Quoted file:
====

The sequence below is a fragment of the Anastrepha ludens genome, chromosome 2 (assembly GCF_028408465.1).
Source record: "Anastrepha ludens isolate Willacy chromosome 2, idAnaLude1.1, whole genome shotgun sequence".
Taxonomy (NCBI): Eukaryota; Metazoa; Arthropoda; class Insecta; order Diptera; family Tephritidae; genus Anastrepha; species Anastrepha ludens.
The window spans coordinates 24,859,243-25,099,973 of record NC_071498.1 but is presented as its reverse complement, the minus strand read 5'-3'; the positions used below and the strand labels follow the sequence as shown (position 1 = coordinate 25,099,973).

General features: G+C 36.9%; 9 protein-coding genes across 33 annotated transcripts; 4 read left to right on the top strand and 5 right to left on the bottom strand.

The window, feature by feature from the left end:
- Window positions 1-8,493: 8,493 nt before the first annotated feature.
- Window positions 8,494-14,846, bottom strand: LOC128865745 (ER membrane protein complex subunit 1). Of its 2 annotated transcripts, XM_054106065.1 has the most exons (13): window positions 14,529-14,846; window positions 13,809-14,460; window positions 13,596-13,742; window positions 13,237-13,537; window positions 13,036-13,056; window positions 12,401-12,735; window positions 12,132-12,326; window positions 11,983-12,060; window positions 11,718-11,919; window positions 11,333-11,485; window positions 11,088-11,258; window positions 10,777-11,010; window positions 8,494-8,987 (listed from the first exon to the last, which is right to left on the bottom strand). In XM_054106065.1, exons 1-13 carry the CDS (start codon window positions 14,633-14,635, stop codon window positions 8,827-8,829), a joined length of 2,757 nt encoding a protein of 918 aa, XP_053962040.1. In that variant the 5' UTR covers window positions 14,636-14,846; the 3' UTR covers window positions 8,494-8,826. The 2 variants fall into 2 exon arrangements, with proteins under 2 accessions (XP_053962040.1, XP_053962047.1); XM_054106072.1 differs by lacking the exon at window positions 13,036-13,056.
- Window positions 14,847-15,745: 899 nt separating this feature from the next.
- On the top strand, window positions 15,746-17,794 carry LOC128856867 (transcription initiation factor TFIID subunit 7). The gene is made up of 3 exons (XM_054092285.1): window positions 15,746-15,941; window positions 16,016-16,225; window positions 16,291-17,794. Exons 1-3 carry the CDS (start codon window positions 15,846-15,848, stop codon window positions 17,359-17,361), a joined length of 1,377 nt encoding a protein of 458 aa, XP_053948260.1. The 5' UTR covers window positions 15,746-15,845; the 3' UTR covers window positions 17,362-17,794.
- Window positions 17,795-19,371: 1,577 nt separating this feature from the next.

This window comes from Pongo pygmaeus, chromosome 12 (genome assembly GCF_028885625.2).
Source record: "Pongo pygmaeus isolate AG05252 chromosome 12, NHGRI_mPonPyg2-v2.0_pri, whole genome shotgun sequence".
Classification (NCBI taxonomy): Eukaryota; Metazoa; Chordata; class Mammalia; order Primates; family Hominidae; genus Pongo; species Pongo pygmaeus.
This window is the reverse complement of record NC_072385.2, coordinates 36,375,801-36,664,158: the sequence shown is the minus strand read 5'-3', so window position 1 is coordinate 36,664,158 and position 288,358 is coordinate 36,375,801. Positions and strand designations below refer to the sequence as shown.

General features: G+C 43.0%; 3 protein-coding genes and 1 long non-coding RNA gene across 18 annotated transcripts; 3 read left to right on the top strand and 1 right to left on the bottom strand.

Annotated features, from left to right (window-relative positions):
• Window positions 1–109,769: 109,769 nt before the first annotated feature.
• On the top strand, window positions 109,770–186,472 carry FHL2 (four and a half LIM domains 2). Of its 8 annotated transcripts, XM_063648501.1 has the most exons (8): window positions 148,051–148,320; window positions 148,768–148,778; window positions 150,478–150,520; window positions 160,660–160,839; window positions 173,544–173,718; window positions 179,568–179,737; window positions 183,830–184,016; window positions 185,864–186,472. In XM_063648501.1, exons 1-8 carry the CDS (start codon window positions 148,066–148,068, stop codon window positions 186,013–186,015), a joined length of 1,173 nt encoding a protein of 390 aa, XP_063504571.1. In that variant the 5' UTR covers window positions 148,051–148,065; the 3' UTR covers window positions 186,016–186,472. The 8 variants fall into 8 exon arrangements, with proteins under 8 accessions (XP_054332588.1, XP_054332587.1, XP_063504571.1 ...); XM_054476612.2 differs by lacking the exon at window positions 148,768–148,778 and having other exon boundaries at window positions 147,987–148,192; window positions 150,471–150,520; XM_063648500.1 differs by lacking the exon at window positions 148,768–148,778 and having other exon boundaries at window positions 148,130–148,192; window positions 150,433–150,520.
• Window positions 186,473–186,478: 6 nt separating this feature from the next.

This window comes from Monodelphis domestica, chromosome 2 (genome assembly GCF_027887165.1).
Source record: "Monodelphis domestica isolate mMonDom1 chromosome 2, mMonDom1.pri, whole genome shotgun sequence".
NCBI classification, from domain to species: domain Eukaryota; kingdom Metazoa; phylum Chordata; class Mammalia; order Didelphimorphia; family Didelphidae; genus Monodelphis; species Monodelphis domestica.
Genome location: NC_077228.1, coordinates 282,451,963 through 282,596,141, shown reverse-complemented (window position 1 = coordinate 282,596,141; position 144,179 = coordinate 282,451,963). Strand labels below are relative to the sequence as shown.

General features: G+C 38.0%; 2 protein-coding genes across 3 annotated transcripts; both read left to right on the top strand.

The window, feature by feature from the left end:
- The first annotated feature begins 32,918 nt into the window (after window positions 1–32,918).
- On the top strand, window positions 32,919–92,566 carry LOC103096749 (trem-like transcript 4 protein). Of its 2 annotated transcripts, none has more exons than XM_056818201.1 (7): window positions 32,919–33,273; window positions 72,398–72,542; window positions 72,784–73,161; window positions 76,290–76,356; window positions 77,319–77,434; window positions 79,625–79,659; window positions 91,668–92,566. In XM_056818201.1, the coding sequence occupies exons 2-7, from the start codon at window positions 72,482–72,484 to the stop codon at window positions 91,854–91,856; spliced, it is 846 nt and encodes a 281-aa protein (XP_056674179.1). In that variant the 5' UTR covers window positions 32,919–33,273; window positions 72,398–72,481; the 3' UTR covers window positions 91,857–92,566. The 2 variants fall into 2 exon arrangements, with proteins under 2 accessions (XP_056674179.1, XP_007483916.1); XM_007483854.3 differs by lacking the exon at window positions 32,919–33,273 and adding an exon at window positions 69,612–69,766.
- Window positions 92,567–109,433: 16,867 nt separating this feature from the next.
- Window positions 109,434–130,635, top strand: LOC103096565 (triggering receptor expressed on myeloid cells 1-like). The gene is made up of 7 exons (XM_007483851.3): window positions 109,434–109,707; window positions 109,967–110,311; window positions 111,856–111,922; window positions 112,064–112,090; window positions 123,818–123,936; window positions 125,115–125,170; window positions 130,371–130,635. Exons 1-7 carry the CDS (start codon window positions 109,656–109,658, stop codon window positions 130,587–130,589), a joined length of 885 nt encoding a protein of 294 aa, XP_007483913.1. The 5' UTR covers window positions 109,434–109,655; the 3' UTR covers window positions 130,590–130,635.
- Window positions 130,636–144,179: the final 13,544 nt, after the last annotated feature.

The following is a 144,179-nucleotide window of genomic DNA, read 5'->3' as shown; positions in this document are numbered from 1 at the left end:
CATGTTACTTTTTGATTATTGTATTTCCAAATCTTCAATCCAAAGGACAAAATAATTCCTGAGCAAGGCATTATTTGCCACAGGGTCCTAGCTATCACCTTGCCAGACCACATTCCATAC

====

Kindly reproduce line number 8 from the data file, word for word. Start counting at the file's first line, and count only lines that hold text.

- Window positions 8,494-14,846, bottom strand: LOC128865745 (ER membrane protein complex subunit 1). Of its 2 annotated transcripts, XM_054106065.1 has the most exons (13): window positions 14,529-14,846; window positions 13,809-14,460; window positions 13,596-13,742; window positions 13,237-13,537; window positions 13,036-13,056; window positions 12,401-12,735; window positions 12,132-12,326; window positions 11,983-12,060; window positions 11,718-11,919; window positions 11,333-11,485; window positions 11,088-11,258; window positions 10,777-11,010; window positions 8,494-8,987 (listed from the first exon to the last, which is right to left on the bottom strand). In XM_054106065.1, exons 1-13 carry the CDS (start codon window positions 14,633-14,635, stop codon window positions 8,827-8,829), a joined length of 2,757 nt encoding a protein of 918 aa, XP_053962040.1. In that variant the 5' UTR covers window positions 14,636-14,846; the 3' UTR covers window positions 8,494-8,826. The 2 variants fall into 2 exon arrangements, with proteins under 2 accessions (XP_053962040.1, XP_053962047.1); XM_054106072.1 differs by lacking the exon at window positions 13,036-13,056.